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Simple Dried Beef Cooking Recipe

Below is the quick and easy cooking recipe for Dried Beef.

An experienced housekeeper has furnished the following method for curing and drying beef, which will keep good for two years, without being injured by must or fly, and is much admired. Have the rounds divided, leaving a piece of the sinew to hang up by, lay the pieces in a tub of cold water for an hour, then rub each piece of beef that will weigh fifteen or twenty pounds, with a handful of brown sugar and a table-spoonful of saltpetre, pulverized, and a pint of fine salt, sprinkle fine salt in the bottom of a clean tight barrel, and lay the pieces in, strewing a little coarse salt between each piece; let it lay two days, then make the brine in a clean tub, with cold water and ground alum salt--stir it well, it must be strong enough to bear an egg half up, put in half a pound of best brown sugar and a table-spoonful of saltpetre to each gallon of the salt and water, pour it over the beef; put a clean large stone on the top of the meat to keep it under the pickle, (which is very important,) put a cover on the barrel; examine it occasionally to see that the pickle does not leak,--and if it should need more, add of the same strength; let it stand six weeks, then hang it up in the smoke house, and after it has drained, smoke it moderately for ten days, it should then hang in a dry place, before cooking, let it soak for twenty four hours; a piece that weighs fifteen or twenty pounds should boil two hours--one half the size, one hour, and a small piece should soak six or twelve hours, according to size. Beef cured in this way will make a nice relish, when thinly sliced and eaten cold, for breakfast or tea, or put between slices of bread and butter for lunch, it will keep for several weeks,--and persons of delicate stomachs can sometimes relish a thin slice, eaten cold, when they cannot retain hot or rich food.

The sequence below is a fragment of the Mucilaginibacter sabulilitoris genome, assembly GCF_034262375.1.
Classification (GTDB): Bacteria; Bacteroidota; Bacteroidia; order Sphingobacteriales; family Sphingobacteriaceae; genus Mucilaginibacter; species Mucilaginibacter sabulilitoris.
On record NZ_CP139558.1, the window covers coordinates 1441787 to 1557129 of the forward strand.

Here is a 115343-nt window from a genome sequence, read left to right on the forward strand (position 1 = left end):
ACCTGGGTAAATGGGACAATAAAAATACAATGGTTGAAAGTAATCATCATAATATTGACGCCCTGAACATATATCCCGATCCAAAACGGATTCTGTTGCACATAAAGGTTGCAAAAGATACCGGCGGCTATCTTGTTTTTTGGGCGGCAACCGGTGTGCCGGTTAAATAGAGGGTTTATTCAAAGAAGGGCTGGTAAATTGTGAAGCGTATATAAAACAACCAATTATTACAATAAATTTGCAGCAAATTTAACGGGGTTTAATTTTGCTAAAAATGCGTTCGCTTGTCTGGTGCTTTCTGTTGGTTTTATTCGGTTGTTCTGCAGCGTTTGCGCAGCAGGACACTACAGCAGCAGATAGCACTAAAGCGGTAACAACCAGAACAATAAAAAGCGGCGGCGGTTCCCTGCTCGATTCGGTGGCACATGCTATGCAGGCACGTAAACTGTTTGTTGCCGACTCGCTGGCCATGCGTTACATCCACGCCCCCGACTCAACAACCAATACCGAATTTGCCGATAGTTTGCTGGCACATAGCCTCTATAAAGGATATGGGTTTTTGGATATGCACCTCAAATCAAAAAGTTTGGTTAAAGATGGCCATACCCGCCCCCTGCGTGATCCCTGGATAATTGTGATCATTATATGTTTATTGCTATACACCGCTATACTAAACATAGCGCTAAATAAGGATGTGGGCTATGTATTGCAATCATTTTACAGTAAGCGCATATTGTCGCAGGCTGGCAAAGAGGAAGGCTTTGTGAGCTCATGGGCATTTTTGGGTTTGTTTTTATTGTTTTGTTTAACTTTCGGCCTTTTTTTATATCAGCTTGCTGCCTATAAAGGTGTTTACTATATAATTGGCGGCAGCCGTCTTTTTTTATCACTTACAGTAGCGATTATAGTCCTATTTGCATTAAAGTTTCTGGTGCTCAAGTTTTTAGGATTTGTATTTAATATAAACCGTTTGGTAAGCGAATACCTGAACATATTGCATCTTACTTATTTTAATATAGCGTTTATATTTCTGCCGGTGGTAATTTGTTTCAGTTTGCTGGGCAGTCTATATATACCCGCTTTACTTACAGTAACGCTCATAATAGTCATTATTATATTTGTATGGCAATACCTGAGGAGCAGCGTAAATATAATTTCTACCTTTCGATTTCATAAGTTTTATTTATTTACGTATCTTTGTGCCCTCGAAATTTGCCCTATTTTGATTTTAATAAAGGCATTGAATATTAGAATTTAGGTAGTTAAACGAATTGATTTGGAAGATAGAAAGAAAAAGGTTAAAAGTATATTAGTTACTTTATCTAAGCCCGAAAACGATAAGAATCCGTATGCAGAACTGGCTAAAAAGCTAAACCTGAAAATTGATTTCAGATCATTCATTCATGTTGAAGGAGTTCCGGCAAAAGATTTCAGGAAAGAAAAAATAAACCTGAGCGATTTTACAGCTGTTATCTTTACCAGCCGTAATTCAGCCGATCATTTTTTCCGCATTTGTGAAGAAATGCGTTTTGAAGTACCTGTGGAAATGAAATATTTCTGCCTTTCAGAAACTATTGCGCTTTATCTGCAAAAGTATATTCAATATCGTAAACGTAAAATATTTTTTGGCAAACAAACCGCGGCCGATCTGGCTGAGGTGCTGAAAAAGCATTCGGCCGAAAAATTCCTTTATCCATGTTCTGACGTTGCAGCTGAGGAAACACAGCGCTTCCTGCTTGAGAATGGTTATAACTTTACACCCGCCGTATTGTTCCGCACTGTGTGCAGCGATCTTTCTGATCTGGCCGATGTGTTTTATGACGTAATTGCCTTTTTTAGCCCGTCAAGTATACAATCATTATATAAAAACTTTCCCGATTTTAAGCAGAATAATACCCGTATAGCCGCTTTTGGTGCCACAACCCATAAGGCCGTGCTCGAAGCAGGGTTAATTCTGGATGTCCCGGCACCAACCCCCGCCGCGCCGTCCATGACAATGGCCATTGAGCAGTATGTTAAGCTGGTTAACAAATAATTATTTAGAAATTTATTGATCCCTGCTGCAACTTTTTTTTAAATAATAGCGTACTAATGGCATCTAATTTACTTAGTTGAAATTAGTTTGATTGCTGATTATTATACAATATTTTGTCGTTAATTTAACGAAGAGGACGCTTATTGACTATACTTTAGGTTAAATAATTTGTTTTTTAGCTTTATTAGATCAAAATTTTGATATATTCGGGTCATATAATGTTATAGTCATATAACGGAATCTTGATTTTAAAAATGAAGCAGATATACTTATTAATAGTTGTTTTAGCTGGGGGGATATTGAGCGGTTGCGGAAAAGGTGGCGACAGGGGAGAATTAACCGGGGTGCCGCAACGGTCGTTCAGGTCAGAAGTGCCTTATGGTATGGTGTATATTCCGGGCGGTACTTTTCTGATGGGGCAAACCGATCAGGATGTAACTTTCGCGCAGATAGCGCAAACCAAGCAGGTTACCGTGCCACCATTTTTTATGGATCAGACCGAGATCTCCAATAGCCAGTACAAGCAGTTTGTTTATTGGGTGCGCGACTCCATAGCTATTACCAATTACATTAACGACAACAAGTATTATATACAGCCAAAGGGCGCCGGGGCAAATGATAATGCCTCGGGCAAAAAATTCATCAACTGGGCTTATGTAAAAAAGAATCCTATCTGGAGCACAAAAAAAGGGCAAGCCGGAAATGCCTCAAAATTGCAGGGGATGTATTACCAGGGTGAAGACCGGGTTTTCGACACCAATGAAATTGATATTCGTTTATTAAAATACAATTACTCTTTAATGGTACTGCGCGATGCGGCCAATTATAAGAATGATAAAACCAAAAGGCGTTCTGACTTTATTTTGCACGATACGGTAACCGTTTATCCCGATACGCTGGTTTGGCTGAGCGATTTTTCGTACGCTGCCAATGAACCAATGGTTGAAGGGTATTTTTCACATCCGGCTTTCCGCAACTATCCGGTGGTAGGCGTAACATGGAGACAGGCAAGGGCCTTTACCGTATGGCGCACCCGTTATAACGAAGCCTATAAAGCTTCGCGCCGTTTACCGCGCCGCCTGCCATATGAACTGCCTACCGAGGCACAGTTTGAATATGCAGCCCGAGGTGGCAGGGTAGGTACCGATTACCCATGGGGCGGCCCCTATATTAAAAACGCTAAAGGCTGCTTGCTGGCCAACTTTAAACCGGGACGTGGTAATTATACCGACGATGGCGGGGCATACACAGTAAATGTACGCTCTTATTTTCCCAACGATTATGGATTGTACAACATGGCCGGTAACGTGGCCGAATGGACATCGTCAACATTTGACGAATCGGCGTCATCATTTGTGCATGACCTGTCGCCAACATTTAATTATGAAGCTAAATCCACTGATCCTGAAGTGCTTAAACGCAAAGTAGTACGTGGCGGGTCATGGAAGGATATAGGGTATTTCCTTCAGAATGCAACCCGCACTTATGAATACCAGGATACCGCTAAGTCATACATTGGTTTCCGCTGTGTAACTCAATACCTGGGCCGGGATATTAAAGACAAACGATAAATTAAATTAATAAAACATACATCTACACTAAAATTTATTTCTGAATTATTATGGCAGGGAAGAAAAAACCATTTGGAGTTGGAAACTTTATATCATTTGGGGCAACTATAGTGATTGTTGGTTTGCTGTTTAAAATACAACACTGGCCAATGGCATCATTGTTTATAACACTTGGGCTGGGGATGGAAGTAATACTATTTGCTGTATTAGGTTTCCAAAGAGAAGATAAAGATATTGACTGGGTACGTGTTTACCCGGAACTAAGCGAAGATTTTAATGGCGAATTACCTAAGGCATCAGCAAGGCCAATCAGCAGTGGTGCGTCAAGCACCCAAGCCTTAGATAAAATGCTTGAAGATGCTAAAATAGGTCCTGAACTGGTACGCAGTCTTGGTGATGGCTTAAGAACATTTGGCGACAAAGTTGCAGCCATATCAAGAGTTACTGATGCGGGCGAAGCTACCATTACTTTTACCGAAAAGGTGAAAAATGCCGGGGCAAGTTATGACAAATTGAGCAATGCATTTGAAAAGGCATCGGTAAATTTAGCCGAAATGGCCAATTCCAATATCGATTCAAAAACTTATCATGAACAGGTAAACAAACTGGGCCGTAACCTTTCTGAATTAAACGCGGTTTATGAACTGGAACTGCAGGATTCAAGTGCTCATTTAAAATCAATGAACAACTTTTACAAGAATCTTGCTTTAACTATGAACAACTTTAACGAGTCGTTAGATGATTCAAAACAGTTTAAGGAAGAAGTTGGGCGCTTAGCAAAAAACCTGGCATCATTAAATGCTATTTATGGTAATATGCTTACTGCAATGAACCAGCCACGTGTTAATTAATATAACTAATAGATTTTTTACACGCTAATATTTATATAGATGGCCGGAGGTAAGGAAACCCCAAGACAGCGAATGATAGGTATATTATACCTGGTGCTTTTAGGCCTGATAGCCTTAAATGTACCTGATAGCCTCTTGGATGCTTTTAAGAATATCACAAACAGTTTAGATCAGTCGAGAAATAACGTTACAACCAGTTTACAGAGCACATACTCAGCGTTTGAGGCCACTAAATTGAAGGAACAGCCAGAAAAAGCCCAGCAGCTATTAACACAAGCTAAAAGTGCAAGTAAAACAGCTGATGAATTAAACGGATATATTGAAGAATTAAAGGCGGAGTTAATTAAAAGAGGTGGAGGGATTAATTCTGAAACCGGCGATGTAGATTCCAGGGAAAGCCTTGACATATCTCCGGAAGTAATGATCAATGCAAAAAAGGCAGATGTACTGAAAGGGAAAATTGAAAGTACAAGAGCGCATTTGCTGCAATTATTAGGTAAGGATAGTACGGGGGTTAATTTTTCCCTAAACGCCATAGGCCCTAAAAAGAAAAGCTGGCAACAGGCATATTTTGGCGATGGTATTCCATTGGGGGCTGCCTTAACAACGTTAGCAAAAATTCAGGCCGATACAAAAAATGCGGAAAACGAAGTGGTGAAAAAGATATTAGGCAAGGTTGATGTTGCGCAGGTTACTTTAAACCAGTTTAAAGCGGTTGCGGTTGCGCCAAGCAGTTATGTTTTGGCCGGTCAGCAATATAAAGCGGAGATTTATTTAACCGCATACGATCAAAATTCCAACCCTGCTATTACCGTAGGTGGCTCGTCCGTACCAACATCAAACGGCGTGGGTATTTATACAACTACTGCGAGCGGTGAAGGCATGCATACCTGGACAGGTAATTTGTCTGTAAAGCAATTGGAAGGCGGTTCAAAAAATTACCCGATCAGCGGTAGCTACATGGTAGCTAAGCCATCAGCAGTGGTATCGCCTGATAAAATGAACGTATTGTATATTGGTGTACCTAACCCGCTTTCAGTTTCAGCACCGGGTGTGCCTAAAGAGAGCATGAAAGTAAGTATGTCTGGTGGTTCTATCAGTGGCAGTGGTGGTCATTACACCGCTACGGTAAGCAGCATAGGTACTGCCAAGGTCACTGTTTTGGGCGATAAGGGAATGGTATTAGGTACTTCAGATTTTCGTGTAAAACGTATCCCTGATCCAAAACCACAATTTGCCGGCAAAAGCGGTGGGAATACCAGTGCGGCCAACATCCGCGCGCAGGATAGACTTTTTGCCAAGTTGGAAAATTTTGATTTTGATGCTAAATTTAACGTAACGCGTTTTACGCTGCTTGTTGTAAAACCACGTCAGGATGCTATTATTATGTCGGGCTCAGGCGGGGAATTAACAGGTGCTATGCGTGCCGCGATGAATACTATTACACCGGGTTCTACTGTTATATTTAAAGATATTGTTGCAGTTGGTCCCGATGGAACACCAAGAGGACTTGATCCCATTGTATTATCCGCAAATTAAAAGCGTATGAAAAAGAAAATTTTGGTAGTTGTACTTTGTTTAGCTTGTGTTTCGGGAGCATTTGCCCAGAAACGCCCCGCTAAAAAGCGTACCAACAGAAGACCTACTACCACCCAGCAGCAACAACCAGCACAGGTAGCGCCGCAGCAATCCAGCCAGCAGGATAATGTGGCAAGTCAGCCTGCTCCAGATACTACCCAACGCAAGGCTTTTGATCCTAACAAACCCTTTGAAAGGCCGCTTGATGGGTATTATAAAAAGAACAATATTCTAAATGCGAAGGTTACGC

This receipt will answer for all parts of the beef, to be boiled for the dinner table through the summer.


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